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Ontario IESO launches its first-ever local electricity market

Ontario IESO hopes it can help lower the costs of running its transmission infrastructure through the trial's findings. Image: Ontario IESO via Facebook.

The Regional Municipality of York, Southern Ontario, Canada, will be the proving ground for a local electricity market, aimed at helping integrate distributed energy resources (DERs) into the grid.

Ontario’s Independent Electricity System Operator (IESO), is set to launch a demonstration of how solar panels, energy storage and customer-sited demand side response (DSR) connected to the distribution network can be used to drive down costs of the IESO’s transmission operations.

The IESO said just before the end of August that it will launch the project, which will in part help the network to “find affordable alternatives to building new transmission infrastructure," as well as hopefully creating a competitive marketplace to help bring down consumer costs. Ontario’s Alectra Utilities and the government ministry Natural Resources Canada are supporting the IESO on the project.

“When we’re out talking to communities, one common theme we hear is a desire to have more choice in how their electricity needs are met,” Ontario IESO president of policy, engagement and innovation, Terry Young, said.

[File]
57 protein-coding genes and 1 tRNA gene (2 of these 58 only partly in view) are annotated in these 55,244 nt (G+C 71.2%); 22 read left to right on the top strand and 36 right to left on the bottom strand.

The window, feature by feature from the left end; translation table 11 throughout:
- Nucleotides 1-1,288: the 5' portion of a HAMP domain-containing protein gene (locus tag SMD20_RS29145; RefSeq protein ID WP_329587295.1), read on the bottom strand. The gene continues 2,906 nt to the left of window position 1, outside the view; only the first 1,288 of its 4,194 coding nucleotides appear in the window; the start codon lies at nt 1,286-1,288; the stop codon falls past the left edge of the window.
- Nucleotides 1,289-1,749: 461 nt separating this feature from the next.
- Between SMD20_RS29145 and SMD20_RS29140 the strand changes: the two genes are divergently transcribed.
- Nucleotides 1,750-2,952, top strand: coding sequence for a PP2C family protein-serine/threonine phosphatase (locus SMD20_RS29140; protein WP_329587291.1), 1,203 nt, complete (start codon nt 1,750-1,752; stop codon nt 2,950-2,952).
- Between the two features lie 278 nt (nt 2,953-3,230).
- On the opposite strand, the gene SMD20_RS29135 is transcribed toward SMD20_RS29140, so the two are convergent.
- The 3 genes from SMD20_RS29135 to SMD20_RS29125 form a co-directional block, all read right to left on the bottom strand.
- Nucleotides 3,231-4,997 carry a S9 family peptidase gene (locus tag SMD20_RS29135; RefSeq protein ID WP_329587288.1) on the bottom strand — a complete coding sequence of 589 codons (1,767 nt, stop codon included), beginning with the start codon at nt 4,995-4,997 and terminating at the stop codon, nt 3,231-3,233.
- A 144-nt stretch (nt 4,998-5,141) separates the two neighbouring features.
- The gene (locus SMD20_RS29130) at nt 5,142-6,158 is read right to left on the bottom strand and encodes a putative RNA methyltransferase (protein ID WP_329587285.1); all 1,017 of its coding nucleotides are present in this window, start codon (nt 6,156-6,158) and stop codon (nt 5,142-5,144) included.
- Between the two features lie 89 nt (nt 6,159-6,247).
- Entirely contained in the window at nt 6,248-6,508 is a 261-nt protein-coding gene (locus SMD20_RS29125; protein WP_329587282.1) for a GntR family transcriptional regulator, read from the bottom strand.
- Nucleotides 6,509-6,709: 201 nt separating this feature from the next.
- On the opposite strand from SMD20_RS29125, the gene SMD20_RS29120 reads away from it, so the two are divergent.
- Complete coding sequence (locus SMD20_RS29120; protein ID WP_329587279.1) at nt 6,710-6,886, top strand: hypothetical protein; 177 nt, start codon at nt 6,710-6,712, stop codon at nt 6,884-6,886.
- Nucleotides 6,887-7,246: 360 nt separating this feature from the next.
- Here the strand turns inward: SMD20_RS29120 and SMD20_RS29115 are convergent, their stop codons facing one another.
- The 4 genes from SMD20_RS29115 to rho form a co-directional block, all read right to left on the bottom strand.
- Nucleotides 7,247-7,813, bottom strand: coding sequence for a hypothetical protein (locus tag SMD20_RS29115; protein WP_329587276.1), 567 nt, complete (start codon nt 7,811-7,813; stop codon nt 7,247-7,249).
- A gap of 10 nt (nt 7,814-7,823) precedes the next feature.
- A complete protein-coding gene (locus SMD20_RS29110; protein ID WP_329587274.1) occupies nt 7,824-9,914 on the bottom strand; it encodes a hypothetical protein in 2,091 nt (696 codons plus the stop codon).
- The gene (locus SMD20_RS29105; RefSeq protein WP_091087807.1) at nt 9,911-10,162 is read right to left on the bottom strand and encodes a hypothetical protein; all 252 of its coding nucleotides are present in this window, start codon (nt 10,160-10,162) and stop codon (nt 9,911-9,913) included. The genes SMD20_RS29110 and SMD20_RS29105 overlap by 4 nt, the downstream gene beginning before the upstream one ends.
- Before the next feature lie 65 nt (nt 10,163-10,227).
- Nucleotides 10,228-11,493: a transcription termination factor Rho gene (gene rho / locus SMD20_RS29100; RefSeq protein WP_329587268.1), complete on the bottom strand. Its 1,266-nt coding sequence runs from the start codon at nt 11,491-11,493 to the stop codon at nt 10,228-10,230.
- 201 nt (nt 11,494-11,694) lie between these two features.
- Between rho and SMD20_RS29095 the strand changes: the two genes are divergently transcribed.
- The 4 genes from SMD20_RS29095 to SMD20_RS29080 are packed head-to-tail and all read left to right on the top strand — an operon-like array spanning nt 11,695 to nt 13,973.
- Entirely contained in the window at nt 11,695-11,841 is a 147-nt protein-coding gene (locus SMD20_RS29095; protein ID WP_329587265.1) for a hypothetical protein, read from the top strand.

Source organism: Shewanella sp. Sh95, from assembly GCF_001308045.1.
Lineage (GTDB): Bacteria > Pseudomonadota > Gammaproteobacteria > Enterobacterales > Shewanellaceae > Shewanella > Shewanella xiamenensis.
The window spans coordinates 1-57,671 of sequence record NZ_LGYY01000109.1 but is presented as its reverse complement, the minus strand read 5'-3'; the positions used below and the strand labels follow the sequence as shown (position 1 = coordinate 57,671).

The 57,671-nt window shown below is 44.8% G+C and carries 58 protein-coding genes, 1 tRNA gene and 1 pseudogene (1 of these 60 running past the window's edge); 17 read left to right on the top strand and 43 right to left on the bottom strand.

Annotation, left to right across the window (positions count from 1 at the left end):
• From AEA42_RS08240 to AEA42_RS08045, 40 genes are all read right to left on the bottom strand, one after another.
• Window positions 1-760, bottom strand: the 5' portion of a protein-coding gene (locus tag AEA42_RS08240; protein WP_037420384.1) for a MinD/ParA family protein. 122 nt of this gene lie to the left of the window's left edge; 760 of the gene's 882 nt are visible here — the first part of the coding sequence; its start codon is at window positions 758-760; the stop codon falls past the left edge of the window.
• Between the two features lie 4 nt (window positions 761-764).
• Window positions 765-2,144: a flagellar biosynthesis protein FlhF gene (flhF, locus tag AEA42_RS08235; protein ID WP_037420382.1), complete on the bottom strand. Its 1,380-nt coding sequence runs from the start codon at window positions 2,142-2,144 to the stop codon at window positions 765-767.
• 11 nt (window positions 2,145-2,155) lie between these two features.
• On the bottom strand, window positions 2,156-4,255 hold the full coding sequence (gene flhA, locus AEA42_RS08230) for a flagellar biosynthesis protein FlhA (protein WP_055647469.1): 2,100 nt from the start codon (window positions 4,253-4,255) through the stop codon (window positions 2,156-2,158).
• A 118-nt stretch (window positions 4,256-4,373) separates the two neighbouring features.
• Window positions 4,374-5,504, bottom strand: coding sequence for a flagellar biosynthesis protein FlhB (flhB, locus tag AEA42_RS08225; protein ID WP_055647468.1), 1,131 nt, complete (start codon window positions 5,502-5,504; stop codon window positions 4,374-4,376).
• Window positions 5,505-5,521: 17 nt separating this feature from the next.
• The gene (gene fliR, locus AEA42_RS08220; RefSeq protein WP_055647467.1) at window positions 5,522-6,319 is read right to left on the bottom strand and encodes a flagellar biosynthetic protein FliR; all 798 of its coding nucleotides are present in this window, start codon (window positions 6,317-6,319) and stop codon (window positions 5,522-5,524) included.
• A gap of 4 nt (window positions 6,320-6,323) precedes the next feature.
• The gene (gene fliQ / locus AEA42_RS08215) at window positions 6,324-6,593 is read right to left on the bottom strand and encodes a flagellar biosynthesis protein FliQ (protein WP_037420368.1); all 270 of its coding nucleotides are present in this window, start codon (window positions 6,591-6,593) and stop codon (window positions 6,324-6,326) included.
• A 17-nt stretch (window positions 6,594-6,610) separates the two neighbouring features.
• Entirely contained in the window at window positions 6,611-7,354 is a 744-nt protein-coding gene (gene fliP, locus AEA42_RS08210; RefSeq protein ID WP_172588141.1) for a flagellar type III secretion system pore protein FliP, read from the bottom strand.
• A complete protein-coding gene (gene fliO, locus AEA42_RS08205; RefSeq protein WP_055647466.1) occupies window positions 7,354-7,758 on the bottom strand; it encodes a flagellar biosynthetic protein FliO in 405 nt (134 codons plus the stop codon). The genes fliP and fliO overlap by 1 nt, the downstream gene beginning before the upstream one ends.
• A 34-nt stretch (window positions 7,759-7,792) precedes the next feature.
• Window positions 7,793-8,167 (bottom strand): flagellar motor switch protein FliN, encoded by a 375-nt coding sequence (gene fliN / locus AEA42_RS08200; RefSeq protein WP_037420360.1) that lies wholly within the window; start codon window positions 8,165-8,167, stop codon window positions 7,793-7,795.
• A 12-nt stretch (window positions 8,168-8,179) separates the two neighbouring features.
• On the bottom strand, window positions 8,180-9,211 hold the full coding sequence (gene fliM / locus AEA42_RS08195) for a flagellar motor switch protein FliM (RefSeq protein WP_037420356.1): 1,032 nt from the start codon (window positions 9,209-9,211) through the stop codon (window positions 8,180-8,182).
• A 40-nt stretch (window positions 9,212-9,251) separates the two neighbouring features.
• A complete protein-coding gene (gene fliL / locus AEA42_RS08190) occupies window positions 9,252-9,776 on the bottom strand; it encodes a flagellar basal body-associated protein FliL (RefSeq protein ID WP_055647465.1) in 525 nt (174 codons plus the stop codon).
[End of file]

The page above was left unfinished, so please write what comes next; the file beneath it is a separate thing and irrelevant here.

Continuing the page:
“This pilot will help us learn if we can enable that choice while also reducing costs for Ontarians.”

In common with similar, relatively small-scale trial and projects launched in Cornwall, England, in Australia and in Japan, the local electricity market seeks to leverage existing resources, for example by turning down customer demand for power from the grid through DSR or by storing energy in batteries generated from solar in the daytime to push into the grid at peak times.

“This project will help us better understand the potential of using distributed energy resources in place of traditional infrastructure by evaluating them in real-world applications,” Alectra Inc CEO and president Brian Bentz said.

Around 10% of Ontario’s electricity capacity already comes from DERs, the IESO said. While there has been a great deal of interest in the Canadian Province’s energy storage sector in the past couple of years, so far this has been mostly focused on the commercial and industrial (C&I) energy storage market, where businesses are able to reduce their peak costs (analogous to demand charges paid by US business, which often equate to as much as 50% of total electricity costs), levied under Ontario’s Global Adjustment Charge (GAC) policy. The North American country was also among the first to begin trialling virtual power plants (VPPs) at scale, using aggregated, interconnected home and C&I energy storage batteries.

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